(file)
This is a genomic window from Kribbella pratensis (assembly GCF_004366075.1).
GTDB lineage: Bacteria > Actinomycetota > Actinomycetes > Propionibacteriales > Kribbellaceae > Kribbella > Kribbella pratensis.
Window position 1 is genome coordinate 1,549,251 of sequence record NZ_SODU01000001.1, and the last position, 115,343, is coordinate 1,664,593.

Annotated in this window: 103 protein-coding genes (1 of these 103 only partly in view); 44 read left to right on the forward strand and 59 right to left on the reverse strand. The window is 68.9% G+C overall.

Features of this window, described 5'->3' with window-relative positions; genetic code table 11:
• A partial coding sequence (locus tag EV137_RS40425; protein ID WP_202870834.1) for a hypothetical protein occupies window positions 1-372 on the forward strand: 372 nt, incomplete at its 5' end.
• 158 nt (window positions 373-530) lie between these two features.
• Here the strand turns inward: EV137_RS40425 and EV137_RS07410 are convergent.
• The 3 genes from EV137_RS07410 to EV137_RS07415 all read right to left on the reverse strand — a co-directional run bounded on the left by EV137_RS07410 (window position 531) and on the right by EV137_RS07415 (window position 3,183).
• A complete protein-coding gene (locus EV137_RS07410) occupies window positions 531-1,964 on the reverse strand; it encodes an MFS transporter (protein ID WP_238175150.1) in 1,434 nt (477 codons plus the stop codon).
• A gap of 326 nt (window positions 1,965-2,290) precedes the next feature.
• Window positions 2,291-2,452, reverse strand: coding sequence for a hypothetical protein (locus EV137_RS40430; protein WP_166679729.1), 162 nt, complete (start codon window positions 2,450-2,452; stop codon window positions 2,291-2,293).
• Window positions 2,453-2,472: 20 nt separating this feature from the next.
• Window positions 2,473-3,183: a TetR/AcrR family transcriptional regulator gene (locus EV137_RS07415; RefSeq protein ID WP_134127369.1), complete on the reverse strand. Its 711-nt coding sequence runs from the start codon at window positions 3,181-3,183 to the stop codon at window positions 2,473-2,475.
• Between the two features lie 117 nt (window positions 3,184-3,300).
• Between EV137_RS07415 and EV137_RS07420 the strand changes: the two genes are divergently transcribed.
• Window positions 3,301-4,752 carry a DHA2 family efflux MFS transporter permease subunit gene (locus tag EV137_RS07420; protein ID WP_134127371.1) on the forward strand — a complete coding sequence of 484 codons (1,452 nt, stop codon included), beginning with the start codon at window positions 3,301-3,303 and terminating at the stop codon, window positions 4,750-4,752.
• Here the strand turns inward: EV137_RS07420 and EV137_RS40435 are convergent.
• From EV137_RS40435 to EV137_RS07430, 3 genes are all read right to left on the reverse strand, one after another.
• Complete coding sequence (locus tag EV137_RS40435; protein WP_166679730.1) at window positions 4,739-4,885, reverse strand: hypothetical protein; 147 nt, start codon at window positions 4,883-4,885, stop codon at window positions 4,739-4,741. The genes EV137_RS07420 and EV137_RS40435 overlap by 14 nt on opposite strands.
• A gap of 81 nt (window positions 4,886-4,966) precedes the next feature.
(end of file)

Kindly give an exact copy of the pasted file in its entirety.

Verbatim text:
This is a genomic window from Kribbella pratensis (assembly GCF_004366075.1).
GTDB lineage: Bacteria > Actinomycetota > Actinomycetes > Propionibacteriales > Kribbellaceae > Kribbella > Kribbella pratensis.
Window position 1 is genome coordinate 1,549,251 of sequence record NZ_SODU01000001.1, and the last position, 115,343, is coordinate 1,664,593.

Annotated in this window: 103 protein-coding genes (1 of these 103 only partly in view); 44 read left to right on the forward strand and 59 right to left on the reverse strand. The window is 68.9% G+C overall.

Features of this window, described 5'->3' with window-relative positions; genetic code table 11:
• A partial coding sequence (locus tag EV137_RS40425; protein ID WP_202870834.1) for a hypothetical protein occupies window positions 1-372 on the forward strand: 372 nt, incomplete at its 5' end.
• 158 nt (window positions 373-530) lie between these two features.
• Here the strand turns inward: EV137_RS40425 and EV137_RS07410 are convergent.
• The 3 genes from EV137_RS07410 to EV137_RS07415 all read right to left on the reverse strand — a co-directional run bounded on the left by EV137_RS07410 (window position 531) and on the right by EV137_RS07415 (window position 3,183).
• A complete protein-coding gene (locus EV137_RS07410) occupies window positions 531-1,964 on the reverse strand; it encodes an MFS transporter (protein ID WP_238175150.1) in 1,434 nt (477 codons plus the stop codon).
• A gap of 326 nt (window positions 1,965-2,290) precedes the next feature.
• Window positions 2,291-2,452, reverse strand: coding sequence for a hypothetical protein (locus EV137_RS40430; protein WP_166679729.1), 162 nt, complete (start codon window positions 2,450-2,452; stop codon window positions 2,291-2,293).
• Window positions 2,453-2,472: 20 nt separating this feature from the next.
• Window positions 2,473-3,183: a TetR/AcrR family transcriptional regulator gene (locus EV137_RS07415; RefSeq protein ID WP_134127369.1), complete on the reverse strand. Its 711-nt coding sequence runs from the start codon at window positions 3,181-3,183 to the stop codon at window positions 2,473-2,475.
• Between the two features lie 117 nt (window positions 3,184-3,300).
• Between EV137_RS07415 and EV137_RS07420 the strand changes: the two genes are divergently transcribed.
• Window positions 3,301-4,752 carry a DHA2 family efflux MFS transporter permease subunit gene (locus tag EV137_RS07420; protein ID WP_134127371.1) on the forward strand — a complete coding sequence of 484 codons (1,452 nt, stop codon included), beginning with the start codon at window positions 3,301-3,303 and terminating at the stop codon, window positions 4,750-4,752.
• Here the strand turns inward: EV137_RS07420 and EV137_RS40435 are convergent.
• From EV137_RS40435 to EV137_RS07430, 3 genes are all read right to left on the reverse strand, one after another.
• Complete coding sequence (locus tag EV137_RS40435; protein WP_166679730.1) at window positions 4,739-4,885, reverse strand: hypothetical protein; 147 nt, start codon at window positions 4,883-4,885, stop codon at window positions 4,739-4,741. The genes EV137_RS07420 and EV137_RS40435 overlap by 14 nt on opposite strands.
• A gap of 81 nt (window positions 4,886-4,966) precedes the next feature.